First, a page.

“There’s an irreconcilable contiguity between the date of Ayalon’s ouster from Yisrael Beytenu’s Knesset list and the time at which Ayalon chose to turn to police and the media and criticize Liberman over Ben Aryeh’s appointment and other matters, clearly contradicting opinions he had voiced earlier,” they said. “Thus there is, at the very least, reasonable doubt regarding Ayalon’s claims, and [the court] cannot make a criminal conviction of the defendant based on his testimony.”

After the verdict was handed down, Liberman thanked the court and expressed relief over the positive ending to his years-long legal ordeal.

“It’s behind me now,” he said to reporters in the courthouse. “I want to thank my family and my friends who stood beside me… who believed in my innocence and lent me their support. I have no intention of dealing with this episode any more. I’ve put it behind me and I’m focusing on the challenges that await us. That’s it.”

The former — and likely future — foreign minister also thanked his supporters.

“Thank you to those thousands of citizens,” he said. “In the past few days I’ve received thousands of phone calls, emails, faxes with supporting messages… I thank you all.”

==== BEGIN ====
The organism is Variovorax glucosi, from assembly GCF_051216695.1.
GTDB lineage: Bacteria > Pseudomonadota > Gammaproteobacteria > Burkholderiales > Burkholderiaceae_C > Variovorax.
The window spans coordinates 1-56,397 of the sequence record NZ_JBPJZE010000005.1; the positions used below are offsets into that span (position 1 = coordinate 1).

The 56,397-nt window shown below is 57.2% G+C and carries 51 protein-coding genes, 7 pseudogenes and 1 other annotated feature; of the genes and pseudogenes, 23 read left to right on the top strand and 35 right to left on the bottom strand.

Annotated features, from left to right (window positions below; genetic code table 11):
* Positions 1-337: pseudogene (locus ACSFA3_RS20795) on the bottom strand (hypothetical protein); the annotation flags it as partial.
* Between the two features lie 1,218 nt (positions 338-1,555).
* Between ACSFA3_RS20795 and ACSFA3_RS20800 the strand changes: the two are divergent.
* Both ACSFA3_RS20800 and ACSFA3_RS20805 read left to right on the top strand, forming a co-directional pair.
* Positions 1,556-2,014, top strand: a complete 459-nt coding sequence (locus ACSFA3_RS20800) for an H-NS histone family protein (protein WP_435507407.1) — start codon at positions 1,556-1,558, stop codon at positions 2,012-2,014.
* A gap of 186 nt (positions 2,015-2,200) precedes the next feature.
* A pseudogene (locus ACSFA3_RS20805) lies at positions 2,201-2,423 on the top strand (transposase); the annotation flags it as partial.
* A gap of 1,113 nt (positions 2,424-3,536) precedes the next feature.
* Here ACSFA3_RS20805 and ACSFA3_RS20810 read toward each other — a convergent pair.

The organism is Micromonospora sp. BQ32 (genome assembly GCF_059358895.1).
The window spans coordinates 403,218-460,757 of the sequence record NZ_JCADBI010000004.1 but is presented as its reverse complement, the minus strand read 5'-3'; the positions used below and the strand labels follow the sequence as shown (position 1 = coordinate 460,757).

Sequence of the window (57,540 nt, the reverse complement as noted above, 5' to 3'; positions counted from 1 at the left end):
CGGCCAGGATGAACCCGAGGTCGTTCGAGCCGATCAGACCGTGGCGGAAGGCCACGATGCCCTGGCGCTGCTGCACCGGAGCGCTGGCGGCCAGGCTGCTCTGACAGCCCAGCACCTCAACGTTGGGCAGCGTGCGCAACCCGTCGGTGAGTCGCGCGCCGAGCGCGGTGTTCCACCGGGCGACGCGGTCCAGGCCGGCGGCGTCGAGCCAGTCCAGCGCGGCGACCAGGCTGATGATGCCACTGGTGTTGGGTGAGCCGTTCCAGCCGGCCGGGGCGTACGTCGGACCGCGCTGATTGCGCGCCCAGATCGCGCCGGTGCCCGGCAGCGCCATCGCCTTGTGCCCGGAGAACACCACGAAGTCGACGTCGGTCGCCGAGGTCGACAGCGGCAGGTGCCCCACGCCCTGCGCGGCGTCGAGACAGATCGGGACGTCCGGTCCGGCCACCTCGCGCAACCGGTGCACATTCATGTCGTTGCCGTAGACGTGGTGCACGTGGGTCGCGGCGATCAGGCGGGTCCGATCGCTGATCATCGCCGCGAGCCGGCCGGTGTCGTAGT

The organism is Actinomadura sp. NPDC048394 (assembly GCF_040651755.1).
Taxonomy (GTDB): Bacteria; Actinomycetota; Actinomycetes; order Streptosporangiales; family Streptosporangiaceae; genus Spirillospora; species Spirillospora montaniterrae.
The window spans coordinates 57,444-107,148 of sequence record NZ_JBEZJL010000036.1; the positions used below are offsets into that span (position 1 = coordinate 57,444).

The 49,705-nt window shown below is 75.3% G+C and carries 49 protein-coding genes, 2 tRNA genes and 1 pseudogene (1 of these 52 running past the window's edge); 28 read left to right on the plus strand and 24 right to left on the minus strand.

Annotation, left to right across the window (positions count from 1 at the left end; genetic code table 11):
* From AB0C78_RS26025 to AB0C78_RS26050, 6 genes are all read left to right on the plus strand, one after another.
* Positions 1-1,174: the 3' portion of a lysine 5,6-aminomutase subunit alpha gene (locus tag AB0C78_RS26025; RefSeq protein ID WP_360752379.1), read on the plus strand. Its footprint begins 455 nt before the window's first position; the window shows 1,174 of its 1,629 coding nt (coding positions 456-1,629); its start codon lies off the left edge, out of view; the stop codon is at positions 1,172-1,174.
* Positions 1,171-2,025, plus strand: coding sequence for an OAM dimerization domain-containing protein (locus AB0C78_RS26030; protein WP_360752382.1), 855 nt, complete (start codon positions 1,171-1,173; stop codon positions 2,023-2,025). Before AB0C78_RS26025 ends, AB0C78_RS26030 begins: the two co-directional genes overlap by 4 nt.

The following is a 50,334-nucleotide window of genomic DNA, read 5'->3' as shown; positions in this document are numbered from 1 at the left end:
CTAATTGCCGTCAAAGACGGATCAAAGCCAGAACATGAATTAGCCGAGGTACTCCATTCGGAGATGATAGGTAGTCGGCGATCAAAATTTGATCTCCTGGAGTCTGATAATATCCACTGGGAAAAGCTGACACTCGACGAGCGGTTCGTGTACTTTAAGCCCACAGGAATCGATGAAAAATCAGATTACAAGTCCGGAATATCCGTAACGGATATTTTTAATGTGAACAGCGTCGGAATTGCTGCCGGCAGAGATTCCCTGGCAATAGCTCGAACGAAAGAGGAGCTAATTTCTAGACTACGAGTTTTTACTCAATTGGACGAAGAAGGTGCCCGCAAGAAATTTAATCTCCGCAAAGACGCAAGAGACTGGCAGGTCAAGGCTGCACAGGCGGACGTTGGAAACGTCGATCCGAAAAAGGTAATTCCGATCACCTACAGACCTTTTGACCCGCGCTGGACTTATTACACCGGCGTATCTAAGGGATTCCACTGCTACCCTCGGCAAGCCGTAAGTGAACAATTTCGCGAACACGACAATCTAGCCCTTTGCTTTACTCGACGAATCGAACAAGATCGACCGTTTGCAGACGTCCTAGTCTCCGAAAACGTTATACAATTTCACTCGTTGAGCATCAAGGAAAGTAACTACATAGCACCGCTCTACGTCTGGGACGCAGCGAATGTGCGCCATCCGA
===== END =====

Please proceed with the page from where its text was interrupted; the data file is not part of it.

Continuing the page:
Afterward he headed to the Western Wall, where he donned a skullcap and prayer shawl.

Former foreign minister Avigdor Liberman prays at the Western Wall in Jerusalem's Old City after his acquittal in a corruption trial, Wednesday, November 6, 2013 (photo credit: Yonatan Sindel/Flash90)

Former foreign minister Avigdor Liberman prays at the Western Wall in Jerusalem’s Old City after his acquittal in a corruption trial, Wednesday, November 6, 2013 (photo credit: Yonatan Sindel/Flash90)

Michal Darel, the prosecutor in the case, said the state prosecution would “carefully study the decision” and decide whether to file an appeal. “We respect the decision,” she said.

Netanyahu spoke to Liberman after his acquittal and indicated that he would soon be re-installed as foreign minister, after a hiatus of nearly a year.